Iowa therefore did not take advantage of full federal funding provided for the purpose and ended up with a state-partnership marketplace (as opposed to fully federally-managed or fully state-managed options). The state did, however, gain federal approval for two waivers concerning Medicaid expansion, allowing for Medicaid coverage to fund private health insurance plans for specific, qualified residents (those with incomes between 100% and 138% of the federal poverty level).
Initially, enrollment rates for Obamacare in the state of Iowa were tepid, with only a small percentage of eligible uninsured residents signing up for coverage. In fact, the rate of uninsured residents actually rose from 2013 to 2014 (although it was less than 1% increase).
By the middle of 2015 the rate of uninsured residents had dropped significantly, though, from 13.4% in 2014 to just 5% the following year. Compared to the national average of 11.7%, this is great news for Iowa residents.
The state of Iowa co-manages the state health insurance exchange with the federal government. Until recently, however, Iowa residents didn’t have a lot of options for coverage through the marketplace.
In 2014, there were only two providers offering plans through the state exchange: Coventry and CoOpportunity Health, the latter of which stopped selling plans at the end of 2014 (bringing the total number of failed co-ops in Iowa to nine). At this point, several new providers have been added, including Avera Health Plans, Gunderson Health Plan, Medica, United Healthcare of the Midlands, and Wellmark Blue Cross and Blue Shield.
Prior to the enactment of Obamacare, Iowa had established the Health Insurance Plan of Iowa (HIPIOWA) to provide alternative insurance options for individuals unable to secure policies due to pre-existing health conditions. There are still a small number of residents who continue to purchase their health insurance policies through HIPIOWA.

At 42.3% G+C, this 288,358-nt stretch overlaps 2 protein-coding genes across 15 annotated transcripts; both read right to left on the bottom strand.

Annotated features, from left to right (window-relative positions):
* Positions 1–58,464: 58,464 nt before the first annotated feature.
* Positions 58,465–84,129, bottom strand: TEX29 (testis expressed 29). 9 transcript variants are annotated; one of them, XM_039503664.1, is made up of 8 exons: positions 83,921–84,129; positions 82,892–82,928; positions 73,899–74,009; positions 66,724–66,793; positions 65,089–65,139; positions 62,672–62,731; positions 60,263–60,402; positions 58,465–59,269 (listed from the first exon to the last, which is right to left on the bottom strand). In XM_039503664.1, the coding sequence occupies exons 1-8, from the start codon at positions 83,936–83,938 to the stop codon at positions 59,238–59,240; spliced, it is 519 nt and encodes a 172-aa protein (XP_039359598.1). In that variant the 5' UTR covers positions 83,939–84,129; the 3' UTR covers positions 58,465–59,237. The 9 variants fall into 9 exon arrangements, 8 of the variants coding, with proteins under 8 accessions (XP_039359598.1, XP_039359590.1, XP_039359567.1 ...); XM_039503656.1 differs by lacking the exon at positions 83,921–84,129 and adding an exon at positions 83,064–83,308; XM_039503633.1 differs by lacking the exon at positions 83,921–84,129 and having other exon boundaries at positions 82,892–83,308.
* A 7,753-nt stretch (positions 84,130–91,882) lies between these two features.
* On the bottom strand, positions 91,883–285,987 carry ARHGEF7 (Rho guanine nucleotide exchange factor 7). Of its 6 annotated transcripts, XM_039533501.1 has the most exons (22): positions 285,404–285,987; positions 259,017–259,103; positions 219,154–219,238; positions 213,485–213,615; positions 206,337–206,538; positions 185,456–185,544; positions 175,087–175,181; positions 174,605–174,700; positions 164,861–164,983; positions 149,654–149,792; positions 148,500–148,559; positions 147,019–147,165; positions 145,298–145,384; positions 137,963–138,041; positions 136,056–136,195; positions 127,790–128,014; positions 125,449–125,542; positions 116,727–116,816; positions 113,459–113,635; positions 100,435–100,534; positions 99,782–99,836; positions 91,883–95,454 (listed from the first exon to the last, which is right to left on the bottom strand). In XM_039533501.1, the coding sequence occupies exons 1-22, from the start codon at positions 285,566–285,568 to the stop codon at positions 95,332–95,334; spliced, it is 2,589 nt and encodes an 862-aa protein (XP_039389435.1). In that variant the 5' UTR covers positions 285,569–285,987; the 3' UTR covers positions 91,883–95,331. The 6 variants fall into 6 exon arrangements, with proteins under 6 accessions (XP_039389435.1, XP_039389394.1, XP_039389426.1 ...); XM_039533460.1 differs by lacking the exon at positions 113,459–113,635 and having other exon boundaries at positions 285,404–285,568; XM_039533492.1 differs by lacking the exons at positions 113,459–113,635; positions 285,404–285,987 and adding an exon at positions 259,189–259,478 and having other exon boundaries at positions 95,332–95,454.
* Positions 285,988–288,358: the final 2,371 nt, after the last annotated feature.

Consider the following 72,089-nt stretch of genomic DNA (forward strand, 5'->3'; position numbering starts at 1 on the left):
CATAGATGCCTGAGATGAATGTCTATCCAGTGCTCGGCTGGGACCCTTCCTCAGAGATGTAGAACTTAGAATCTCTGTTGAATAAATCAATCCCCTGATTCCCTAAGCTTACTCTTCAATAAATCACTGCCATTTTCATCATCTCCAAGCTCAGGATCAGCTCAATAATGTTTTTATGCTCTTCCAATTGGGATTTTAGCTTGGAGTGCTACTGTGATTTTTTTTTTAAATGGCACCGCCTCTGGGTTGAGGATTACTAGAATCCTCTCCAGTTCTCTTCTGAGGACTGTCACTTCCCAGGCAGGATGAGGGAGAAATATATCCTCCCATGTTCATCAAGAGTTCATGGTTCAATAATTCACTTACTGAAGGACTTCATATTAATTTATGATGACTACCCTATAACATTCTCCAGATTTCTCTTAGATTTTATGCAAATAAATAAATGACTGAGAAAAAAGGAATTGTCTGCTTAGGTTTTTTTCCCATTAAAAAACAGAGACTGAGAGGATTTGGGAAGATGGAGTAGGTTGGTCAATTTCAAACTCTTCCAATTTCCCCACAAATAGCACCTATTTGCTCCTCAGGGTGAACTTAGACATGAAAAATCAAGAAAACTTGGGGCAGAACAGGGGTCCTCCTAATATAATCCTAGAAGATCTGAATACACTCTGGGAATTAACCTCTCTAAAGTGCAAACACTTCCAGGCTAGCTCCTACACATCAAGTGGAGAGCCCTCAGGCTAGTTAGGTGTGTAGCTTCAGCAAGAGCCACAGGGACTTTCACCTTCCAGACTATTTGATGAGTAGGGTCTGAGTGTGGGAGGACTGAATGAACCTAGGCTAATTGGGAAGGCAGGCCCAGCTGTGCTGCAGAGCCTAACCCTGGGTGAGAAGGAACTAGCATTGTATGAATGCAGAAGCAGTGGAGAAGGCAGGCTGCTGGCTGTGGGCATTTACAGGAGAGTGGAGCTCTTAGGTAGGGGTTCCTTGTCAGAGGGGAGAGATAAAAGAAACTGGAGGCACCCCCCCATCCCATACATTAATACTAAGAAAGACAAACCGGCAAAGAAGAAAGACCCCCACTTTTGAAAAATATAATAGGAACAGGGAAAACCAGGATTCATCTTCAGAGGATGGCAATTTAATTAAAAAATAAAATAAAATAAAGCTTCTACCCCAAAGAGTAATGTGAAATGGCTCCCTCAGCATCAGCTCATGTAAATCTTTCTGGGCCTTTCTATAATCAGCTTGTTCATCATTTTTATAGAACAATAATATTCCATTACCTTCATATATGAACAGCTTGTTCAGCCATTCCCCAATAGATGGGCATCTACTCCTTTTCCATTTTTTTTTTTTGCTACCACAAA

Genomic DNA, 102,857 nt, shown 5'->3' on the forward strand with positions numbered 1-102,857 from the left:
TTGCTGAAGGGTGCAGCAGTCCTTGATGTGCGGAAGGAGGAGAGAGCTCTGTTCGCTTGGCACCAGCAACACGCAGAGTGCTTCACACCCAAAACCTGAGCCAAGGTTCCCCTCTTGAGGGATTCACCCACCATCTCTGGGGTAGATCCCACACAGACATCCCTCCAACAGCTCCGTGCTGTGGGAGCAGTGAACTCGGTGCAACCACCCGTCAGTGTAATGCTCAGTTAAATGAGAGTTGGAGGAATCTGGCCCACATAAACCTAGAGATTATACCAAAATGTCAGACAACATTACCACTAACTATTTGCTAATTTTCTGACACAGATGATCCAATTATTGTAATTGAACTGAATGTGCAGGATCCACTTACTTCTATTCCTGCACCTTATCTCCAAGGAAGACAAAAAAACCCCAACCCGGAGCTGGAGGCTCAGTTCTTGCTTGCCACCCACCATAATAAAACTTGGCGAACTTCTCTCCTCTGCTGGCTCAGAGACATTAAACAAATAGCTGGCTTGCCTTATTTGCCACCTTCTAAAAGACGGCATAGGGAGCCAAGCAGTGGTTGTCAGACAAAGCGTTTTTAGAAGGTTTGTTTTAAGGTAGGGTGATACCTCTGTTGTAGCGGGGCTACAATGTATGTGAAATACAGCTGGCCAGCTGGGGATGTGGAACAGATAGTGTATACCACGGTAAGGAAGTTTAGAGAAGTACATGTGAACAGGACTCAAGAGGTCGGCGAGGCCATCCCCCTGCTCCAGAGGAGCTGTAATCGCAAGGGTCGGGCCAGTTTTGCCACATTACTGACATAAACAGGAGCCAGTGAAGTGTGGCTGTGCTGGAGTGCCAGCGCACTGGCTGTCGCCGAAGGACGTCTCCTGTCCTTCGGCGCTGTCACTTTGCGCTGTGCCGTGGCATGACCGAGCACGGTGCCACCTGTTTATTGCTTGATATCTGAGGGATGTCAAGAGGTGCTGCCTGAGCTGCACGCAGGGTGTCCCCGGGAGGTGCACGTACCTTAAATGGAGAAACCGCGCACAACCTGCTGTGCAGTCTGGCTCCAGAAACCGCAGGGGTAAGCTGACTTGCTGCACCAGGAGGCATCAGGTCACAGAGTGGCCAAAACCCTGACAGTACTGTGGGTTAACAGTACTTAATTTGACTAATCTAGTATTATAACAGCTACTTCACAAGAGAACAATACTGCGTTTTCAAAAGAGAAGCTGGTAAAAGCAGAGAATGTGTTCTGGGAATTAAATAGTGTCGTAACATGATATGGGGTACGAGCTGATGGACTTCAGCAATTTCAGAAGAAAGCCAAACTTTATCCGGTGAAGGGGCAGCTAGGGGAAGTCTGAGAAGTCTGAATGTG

Many have already cancelled such plans, likely due to finding better options through the state insurance exchange. The state is working to transition the rest to comparable health insurance policies through the ACA insurance marketplace.
Thanks to waivers granted to the state of Iowa, certain low-income residents living below the poverty level are allowed to enroll in the Iowa Health and Wellness plan, a source of private insurance coverage that is largely paid for by Medicaid funding. In some cases, participants pay low premiums, but many pay nothing at all.
Over 17% of Iowa residents are enrolled in Medicare, which is greater than the national average of 16%. Of that number 85% are qualified due to their age, while 15% qualify for benefits based on disability. Only 14% of Iowa’s Medicare recipients are enrolled in Medicare Advantage plans that offer enhanced coverage, but 47% use Medicare Part D for prescription drug coverage as of 2014.
All in all, the state of Iowa seems to be ahead of other states when it comes to providing health insurance coverage and options for residents, despite split opinions when the ACA was enacted. The state especially excels in offering coverage for children, seniors, and other underserved groups, which was the main goal of healthcare reform under the Obama administration.